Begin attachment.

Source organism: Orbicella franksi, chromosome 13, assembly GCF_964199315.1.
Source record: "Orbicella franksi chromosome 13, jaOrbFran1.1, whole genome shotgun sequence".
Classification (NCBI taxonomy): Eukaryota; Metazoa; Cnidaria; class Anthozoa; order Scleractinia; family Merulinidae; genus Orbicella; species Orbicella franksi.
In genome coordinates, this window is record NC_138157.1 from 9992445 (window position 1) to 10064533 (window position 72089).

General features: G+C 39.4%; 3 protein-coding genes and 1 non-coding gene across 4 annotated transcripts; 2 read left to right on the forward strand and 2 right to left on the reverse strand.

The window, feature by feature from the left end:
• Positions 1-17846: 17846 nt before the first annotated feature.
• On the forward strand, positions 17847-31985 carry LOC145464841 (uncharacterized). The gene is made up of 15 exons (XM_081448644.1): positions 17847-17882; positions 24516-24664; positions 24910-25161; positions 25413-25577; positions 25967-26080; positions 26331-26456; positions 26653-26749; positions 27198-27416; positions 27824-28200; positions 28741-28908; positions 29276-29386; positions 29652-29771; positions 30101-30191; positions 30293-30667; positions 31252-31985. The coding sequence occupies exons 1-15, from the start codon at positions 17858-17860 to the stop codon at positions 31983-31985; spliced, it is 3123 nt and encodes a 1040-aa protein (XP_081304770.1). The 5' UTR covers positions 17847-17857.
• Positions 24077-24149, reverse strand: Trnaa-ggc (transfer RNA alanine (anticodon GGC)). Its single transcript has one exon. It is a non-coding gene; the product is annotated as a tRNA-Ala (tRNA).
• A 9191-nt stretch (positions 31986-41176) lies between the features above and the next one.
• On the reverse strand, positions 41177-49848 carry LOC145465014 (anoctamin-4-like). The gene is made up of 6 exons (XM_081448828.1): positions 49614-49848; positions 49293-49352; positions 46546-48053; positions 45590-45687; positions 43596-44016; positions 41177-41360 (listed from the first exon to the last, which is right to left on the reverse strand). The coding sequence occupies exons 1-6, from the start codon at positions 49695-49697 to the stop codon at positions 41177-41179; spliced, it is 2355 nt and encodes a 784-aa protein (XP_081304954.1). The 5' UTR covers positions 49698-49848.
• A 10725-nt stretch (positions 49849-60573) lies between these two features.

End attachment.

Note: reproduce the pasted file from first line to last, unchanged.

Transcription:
Source organism: Orbicella franksi, chromosome 13, assembly GCF_964199315.1.
Source record: "Orbicella franksi chromosome 13, jaOrbFran1.1, whole genome shotgun sequence".
Classification (NCBI taxonomy): Eukaryota; Metazoa; Cnidaria; class Anthozoa; order Scleractinia; family Merulinidae; genus Orbicella; species Orbicella franksi.
In genome coordinates, this window is record NC_138157.1 from 9992445 (window position 1) to 10064533 (window position 72089).

General features: G+C 39.4%; 3 protein-coding genes and 1 non-coding gene across 4 annotated transcripts; 2 read left to right on the forward strand and 2 right to left on the reverse strand.

The window, feature by feature from the left end:
• Positions 1-17846: 17846 nt before the first annotated feature.
• On the forward strand, positions 17847-31985 carry LOC145464841 (uncharacterized). The gene is made up of 15 exons (XM_081448644.1): positions 17847-17882; positions 24516-24664; positions 24910-25161; positions 25413-25577; positions 25967-26080; positions 26331-26456; positions 26653-26749; positions 27198-27416; positions 27824-28200; positions 28741-28908; positions 29276-29386; positions 29652-29771; positions 30101-30191; positions 30293-30667; positions 31252-31985. The coding sequence occupies exons 1-15, from the start codon at positions 17858-17860 to the stop codon at positions 31983-31985; spliced, it is 3123 nt and encodes a 1040-aa protein (XP_081304770.1). The 5' UTR covers positions 17847-17857.
• Positions 24077-24149, reverse strand: Trnaa-ggc (transfer RNA alanine (anticodon GGC)). Its single transcript has one exon. It is a non-coding gene; the product is annotated as a tRNA-Ala (tRNA).
• A 9191-nt stretch (positions 31986-41176) lies between the features above and the next one.
• On the reverse strand, positions 41177-49848 carry LOC145465014 (anoctamin-4-like). The gene is made up of 6 exons (XM_081448828.1): positions 49614-49848; positions 49293-49352; positions 46546-48053; positions 45590-45687; positions 43596-44016; positions 41177-41360 (listed from the first exon to the last, which is right to left on the reverse strand). The coding sequence occupies exons 1-6, from the start codon at positions 49695-49697 to the stop codon at positions 41177-41179; spliced, it is 2355 nt and encodes a 784-aa protein (XP_081304954.1). The 5' UTR covers positions 49698-49848.
• A 10725-nt stretch (positions 49849-60573) lies between these two features.